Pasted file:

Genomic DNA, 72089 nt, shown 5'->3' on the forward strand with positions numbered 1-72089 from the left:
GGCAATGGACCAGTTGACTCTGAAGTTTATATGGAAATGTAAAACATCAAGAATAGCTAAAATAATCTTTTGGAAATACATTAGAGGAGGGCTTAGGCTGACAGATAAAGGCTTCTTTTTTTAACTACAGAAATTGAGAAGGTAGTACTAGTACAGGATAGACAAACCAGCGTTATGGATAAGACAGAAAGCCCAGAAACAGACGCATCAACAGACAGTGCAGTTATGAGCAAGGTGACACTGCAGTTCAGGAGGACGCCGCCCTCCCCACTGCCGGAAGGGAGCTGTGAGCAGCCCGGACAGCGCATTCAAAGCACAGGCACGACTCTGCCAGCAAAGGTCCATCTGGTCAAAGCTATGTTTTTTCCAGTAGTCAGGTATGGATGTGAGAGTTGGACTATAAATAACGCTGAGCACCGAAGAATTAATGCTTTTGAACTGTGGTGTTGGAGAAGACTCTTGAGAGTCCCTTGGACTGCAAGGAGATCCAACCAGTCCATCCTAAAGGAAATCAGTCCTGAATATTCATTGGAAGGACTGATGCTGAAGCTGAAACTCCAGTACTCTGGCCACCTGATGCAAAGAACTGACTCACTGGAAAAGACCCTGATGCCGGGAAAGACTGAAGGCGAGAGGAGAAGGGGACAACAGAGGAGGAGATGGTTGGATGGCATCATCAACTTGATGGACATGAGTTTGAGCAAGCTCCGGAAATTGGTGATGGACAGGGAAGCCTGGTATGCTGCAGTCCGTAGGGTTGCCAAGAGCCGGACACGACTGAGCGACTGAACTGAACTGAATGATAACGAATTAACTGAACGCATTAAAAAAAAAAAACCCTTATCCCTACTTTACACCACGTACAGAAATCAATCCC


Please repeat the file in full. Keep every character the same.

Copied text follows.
Genomic DNA, 72089 nt, shown 5'->3' on the forward strand with positions numbered 1-72089 from the left:
GGCAATGGACCAGTTGACTCTGAAGTTTATATGGAAATGTAAAACATCAAGAATAGCTAAAATAATCTTTTGGAAATACATTAGAGGAGGGCTTAGGCTGACAGATAAAGGCTTCTTTTTTTAACTACAGAAATTGAGAAGGTAGTACTAGTACAGGATAGACAAACCAGCGTTATGGATAAGACAGAAAGCCCAGAAACAGACGCATCAACAGACAGTGCAGTTATGAGCAAGGTGACACTGCAGTTCAGGAGGACGCCGCCCTCCCCACTGCCGGAAGGGAGCTGTGAGCAGCCCGGACAGCGCATTCAAAGCACAGGCACGACTCTGCCAGCAAAGGTCCATCTGGTCAAAGCTATGTTTTTTCCAGTAGTCAGGTATGGATGTGAGAGTTGGACTATAAATAACGCTGAGCACCGAAGAATTAATGCTTTTGAACTGTGGTGTTGGAGAAGACTCTTGAGAGTCCCTTGGACTGCAAGGAGATCCAACCAGTCCATCCTAAAGGAAATCAGTCCTGAATATTCATTGGAAGGACTGATGCTGAAGCTGAAACTCCAGTACTCTGGCCACCTGATGCAAAGAACTGACTCACTGGAAAAGACCCTGATGCCGGGAAAGACTGAAGGCGAGAGGAGAAGGGGACAACAGAGGAGGAGATGGTTGGATGGCATCATCAACTTGATGGACATGAGTTTGAGCAAGCTCCGGAAATTGGTGATGGACAGGGAAGCCTGGTATGCTGCAGTCCGTAGGGTTGCCAAGAGCCGGACACGACTGAGCGACTGAACTGAACTGAATGATAACGAATTAACTGAACGCATTAAAAAAAAAAAACCCTTATCCCTACTTTACACCACGTACAGAAATCAATCCC